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Potential Impact Of Bengals' Early Free-Agent Deals Wide-Ranging 

Baltimore Ravens safety Geno Stone (26) gestures after an incomplete pass during the second half of an NFL football game against the Carolina Panthers, Sunday, Nov. 20, 2022, in Baltimore. (AP Photo/Terrance Williams)
Baltimore Ravens safety Geno Stone (26) gestures after an incomplete pass during the second half of an NFL football game against the Carolina Panthers, Sunday, Nov. 20, 2022, in Baltimore. (AP Photo/Terrance Williams)

The deals the Bengals reportedly struck in the first two days of free agency may have a massive impact on how they'll play the game in 2024.

The reported agreement Ravens safety Geno Stone appears to have reconfigured their secondary. The expected arrival of Colts running back Zack Moss looks to usher in a more collaborative approach in the backfield. With the reported Mike Gesicki deal, Bengals head coach and play-caller Zac Taylor has the most prolific NFL pass-catching tight end in his six seasons and gives him the option of playing more multiple tight end sets.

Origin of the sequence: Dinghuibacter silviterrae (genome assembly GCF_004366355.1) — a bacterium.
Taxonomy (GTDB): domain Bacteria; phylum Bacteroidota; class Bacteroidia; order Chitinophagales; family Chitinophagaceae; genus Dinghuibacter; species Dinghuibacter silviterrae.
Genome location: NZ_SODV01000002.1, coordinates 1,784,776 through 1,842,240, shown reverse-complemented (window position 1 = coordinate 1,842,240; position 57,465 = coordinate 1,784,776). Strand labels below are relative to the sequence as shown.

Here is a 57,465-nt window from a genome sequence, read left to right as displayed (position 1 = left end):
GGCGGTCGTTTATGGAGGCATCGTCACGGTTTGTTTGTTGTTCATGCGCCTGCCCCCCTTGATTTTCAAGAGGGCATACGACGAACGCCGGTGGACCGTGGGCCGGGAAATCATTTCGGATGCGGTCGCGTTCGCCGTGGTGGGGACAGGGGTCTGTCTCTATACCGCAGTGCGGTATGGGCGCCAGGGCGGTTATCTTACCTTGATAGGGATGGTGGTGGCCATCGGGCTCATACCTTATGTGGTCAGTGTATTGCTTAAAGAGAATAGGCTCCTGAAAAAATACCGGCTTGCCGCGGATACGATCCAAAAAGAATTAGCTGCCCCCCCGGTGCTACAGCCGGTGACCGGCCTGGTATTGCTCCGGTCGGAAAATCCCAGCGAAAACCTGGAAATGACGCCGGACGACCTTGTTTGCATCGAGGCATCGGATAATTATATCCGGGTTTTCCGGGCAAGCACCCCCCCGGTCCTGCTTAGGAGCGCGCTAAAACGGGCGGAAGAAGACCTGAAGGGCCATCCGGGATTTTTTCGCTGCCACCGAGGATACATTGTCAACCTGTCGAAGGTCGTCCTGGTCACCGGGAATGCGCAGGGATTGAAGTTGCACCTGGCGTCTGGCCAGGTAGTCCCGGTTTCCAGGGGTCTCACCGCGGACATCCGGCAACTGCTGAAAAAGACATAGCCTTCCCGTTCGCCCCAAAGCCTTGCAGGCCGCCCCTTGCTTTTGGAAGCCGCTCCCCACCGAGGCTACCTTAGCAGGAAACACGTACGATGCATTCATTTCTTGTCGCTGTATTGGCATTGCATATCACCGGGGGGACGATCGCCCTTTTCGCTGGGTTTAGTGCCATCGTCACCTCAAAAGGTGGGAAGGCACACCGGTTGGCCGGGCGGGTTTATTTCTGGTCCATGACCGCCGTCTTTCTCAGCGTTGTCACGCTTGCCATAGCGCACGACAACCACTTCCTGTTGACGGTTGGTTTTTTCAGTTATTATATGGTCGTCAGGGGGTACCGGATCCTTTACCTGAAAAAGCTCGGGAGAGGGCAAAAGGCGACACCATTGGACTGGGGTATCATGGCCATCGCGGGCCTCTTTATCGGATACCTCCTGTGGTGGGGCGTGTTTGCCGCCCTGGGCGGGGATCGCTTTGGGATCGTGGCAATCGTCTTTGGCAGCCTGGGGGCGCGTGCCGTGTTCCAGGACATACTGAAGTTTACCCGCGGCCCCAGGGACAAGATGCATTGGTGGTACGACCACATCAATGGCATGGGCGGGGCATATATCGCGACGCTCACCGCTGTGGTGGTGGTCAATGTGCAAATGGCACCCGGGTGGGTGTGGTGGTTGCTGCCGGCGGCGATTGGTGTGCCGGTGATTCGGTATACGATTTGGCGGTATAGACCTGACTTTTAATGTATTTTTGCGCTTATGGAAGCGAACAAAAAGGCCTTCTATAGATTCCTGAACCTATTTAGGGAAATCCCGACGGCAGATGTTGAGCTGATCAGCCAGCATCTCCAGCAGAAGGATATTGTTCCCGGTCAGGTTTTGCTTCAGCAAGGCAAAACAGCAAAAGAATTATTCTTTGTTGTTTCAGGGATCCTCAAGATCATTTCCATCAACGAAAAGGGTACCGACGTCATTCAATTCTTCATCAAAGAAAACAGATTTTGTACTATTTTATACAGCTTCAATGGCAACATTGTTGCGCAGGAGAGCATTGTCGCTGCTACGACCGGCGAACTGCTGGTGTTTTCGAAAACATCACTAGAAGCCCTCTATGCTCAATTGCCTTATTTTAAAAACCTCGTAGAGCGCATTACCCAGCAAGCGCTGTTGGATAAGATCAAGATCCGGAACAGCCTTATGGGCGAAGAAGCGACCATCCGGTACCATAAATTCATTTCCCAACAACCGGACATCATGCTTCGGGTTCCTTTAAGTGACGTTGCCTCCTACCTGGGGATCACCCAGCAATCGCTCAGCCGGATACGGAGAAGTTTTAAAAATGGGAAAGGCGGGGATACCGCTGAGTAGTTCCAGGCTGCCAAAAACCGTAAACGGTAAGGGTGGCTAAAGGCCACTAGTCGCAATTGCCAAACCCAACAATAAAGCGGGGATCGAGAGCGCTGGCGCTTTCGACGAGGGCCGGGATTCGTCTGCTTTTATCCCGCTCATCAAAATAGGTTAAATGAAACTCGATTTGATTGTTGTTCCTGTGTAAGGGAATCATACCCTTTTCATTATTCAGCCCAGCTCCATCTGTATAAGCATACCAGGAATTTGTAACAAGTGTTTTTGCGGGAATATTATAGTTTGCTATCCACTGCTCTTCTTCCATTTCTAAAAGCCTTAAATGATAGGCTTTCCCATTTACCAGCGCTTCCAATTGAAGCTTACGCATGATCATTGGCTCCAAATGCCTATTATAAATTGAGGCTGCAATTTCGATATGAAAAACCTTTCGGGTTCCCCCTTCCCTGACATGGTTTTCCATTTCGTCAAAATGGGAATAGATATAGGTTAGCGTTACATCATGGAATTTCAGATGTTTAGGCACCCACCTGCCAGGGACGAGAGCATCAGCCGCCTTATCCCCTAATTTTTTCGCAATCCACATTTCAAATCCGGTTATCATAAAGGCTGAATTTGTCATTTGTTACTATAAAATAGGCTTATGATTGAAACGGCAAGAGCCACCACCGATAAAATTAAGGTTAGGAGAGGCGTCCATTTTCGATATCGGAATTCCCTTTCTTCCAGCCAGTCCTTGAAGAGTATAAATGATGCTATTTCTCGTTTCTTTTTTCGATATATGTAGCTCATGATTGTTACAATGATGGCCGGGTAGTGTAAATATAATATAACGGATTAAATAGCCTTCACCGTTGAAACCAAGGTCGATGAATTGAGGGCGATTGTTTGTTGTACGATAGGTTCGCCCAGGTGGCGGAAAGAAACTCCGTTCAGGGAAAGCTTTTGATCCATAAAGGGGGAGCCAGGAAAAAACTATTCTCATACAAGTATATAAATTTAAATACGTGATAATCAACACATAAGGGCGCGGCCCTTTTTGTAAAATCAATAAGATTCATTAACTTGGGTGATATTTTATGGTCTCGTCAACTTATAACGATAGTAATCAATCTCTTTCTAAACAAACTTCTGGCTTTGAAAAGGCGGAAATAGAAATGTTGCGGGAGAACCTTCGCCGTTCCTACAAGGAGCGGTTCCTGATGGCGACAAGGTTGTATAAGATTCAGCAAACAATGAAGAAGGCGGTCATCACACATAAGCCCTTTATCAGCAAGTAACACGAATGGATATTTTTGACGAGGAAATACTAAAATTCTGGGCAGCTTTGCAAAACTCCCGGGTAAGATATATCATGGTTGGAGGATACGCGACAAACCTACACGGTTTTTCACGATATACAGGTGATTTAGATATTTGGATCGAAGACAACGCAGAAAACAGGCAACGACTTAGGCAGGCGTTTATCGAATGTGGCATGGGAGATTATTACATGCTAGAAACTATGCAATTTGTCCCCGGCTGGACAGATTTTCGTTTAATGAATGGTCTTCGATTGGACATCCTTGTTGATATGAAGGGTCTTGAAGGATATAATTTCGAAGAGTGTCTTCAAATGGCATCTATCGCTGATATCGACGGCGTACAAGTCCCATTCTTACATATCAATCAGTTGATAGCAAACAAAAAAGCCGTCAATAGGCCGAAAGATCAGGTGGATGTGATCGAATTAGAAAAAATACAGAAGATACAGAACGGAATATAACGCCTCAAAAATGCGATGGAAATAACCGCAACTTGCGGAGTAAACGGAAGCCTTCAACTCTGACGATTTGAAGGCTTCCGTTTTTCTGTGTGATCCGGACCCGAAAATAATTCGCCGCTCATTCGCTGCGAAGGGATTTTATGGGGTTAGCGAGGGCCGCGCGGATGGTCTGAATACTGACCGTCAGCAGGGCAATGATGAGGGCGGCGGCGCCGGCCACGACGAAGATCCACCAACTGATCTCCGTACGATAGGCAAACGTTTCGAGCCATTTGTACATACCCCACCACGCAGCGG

At dinnertime Tuesday as the start of the NFL year at 4 p.m. Wednesday loomed, Bengals negotiators were still working the phones talking to agents of their own free agents, as well as others.

With a safety, running back, and tight end in the fold, defensive tackle is next on what is perceived to be the offseason wish list. That didn't mean cornerbacks and offensive tackles were off the board (are they ever?) in what they view as an early stage of their roster building for the upcoming season.